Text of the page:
A challenge in the future will be to understand how the mechanism uncovered here relates to the full complexity of AKAP79 function. AKAP79 is directly regulated by Ca2+/CaM, which binds to a 1-4-7-8 hydrophobic motif (Patel et al., 2017) starting at position W79. Binding of Ca2+/CaM releases AKAP79 from the postsynaptic membrane (Dell’Acqua et al., 1998) and alters the conformation of the signaling complex by triggering formation of a second interface between CN and AKAP79 that involves an LxVP-type motif in AKAP79 (Gold et al., 2011; Nygren et al., 2017). Furthermore, metal ions including Ca2+ alter rates of substrate binding and product release from PKA C subunits (Knape et al., 2015; Zhang et al., 2015). Therefore, it will be important to understand the sensitivity of CN suppression of PKA activity to Ca2+ signals. Membrane targeting sequences regulate several components of the AKAP79 signaling complex. Myristylation of C subunits is important for limiting their diffusion rate in dendritic spines and concentrating PKA activity at the cell membrane (Tillo et al., 2017; Xiong et al., 2021). Localization of AKAP79 is also regulated by palmitoylation at C36 and C139 (Delint-Ramirez et al., 2011; Keith et al., 2012). Palmitoylation is required for endosomal localization of AKAP79, and AKAP79 depalmitoylation and synaptic removal is additionally regulated by CaMKII (Woolfrey et al., 2018). Our work suggests that removal of AKAP79 from synapses might be synchronized with accumulation of inhibited C subunits in the AKAP79 complex. Given that RII subunits greatly outnumber C subunits, movement of C subunits between different RII sub-populations, including RII subunits anchored to MAP2 in dendritic shafts (Tunquist et al., 2008), should also be considered along with PDEs that can terminate cAMP signals with high spatiotemporal precision (Bock et al., 2020; Tulsian et al., 2017). Non-dissociative activation of anchored type RII PKA has been put forward as an alternative mechanism to explain localised PKA activity (Smith et al., 2017). Current evidence indicates that C subunits do dissociate in neurons upon elevation of cAMP (Gold, 2019; Mo et al., 2017; Tillo et al., 2017), but it is important to note that suppression of PKA by pRII dephosphorylation is compatible with non-dissociative models of PKA activation and this might occur in certain physiological settings. AKAP79 is a highly multivalent protein – other notable documented interaction partners include protein kinase C (Hoshi et al., 2010) and the Ca2+-activated cyclase AC8 (Baldwin and Dessauer, 2018; Zhang et al., 2019). Oscillations of Ca2+, cAMP, and PKA activity have been observed in pancreatic β-cells (Hinke et al., 2012; Ni et al., 2011), and knockout of AKAP150 leads to the loss of cAMP oscillations in β-cells upon stimulation with insulin (Hinke et al., 2012). CN dephosphorylation of pRII subunits bound to AKAP79 is likely to play a role in oscillatory patterns of PKA activity, and it will be important to understand how this mechanism underlies responses to short-lived and oscillatory changes in Ca2+ and cAMP concentration.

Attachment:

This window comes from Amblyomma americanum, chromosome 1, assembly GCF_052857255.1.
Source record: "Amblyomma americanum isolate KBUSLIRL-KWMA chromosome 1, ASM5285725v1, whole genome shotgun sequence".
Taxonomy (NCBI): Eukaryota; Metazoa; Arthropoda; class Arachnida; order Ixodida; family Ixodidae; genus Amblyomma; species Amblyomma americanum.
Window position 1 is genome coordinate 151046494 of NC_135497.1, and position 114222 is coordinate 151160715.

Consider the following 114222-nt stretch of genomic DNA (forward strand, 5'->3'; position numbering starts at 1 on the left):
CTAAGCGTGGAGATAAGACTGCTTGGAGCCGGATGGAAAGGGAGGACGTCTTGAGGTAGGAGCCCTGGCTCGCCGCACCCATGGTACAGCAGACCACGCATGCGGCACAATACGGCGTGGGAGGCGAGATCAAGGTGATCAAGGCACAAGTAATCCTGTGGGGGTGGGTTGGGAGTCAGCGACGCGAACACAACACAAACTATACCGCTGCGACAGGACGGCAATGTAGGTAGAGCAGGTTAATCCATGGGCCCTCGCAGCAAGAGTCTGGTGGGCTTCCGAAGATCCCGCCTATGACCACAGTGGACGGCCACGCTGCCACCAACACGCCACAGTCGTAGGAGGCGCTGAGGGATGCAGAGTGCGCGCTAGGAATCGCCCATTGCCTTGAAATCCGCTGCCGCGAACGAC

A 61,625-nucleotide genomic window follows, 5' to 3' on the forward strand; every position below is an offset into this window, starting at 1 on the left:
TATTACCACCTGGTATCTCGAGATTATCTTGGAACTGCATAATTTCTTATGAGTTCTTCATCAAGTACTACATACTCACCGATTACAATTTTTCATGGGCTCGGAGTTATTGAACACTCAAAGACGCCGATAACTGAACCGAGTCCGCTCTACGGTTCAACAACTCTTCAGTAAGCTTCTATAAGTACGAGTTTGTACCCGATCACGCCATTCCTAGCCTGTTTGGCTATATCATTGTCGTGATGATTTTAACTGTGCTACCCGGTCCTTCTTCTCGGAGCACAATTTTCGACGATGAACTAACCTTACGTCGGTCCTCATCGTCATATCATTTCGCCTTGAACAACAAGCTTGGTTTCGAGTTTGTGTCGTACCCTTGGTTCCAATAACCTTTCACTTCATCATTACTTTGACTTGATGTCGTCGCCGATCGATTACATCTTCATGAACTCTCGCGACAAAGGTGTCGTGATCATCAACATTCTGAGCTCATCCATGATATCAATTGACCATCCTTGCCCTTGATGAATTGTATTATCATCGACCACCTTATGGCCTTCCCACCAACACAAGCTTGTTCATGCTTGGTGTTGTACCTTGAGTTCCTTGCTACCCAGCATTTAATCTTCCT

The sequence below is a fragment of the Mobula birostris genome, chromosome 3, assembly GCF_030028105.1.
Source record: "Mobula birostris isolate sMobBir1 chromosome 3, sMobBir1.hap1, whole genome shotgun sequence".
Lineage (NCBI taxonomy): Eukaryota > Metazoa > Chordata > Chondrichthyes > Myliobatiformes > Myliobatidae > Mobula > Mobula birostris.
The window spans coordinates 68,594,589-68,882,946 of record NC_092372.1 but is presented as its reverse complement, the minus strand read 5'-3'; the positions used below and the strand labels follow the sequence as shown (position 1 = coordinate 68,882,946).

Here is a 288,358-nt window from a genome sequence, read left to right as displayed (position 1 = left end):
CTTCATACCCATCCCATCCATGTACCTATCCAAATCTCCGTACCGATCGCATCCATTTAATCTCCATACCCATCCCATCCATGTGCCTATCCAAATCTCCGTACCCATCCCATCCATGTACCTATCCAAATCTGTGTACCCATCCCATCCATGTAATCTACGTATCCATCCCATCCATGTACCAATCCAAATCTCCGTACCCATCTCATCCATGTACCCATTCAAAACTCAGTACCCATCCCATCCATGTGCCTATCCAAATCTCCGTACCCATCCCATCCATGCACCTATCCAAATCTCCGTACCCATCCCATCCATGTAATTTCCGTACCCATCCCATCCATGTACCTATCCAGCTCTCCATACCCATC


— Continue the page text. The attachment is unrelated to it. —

In this combined experimental-computational study, we focused on AKAP79 signaling in dendritic spines on the basis that this could serve as a prototype for understanding a potentially widespread non-canonical mechanism for altering PKA. In addition to its role in dendritic spines, AKAP79 regulates many different membrane channels and receptors following Ca2+ influx through a variety of sources, and the mechanism that we have uncovered here is likely to at least extend to these additional contexts. For example, AKAP79 underlies GABAA receptor regulation during LTD of GABAergic synapses (Dacher et al., 2013), and it positions PKA and CN for regulation of TRPV channels (Zhang et al., 2008), Kv7 channels (Zhang and Shapiro, 2012), and β-adrenergic receptors (Houslay and Baillie, 2005). AKAP79 is also necessary for NFAT dephosphorylation following Ca2+ entry through both L-type calcium channels (Wild et al., 2019) and the store-operated Ca2+ channel ORAI1 (Kar et al., 2014). The RII IS phosphorylation site is conserved throughout the animal kingdom, and co-anchoring of phosphatases alongside PKA is a feature of several AKAP complexes (Redden and Dodge-Kafka, 2011). Future investigations may therefore explore whether additional anchoring proteins are able to direct CN – or other cellular phosphatases – for direct suppression of PKA activity.

Materials and methods

Key resources table
Reagent type (species) or resourceDesignationSource or referenceIdentifiersAdditional information
Strain, strain background (Escherichia coli)TOP10 chemically competentLife TechnologiesCat# C404003
Strain, strain background (Escherichia coli)BL21 (DE3)Thermo Fisher ScientificCat# EC0114
Strain, strain background (Escherichia coli)BL21 Tuner (DE3) pLysSMerckCat# 70,624
Strain, strain background (Escherichia coli)BL21 Star (DE3)Thermo Fisher ScientificCat# C601003
Strain, strain background (Escherichia coli)Stbl3Thermo Fisher ScientificCat# C737303
Cell line (Homo-sapiens)HEK293Horizon Discovery LTDCat# HCL3417Myocplasma tested.
Cell line (Homo-sapiens)HEK293TATCCCat# CRL-3216Myocplasma tested.
Biological sample (Rattus norvegicus)Sprague DawleyUCL breeding colonyNot applicable
Antibody(Mouse monoclonal) anti-PKA RIIαBD BiosciencesCat# 612243; RRID:AB_399566(0.8 μg/mL)
Antibody(Mouse monoclonal) anti-PKA RIIβBD BiosciencesCat# 610626; RRID:AB_397958(0.8 μg/mL)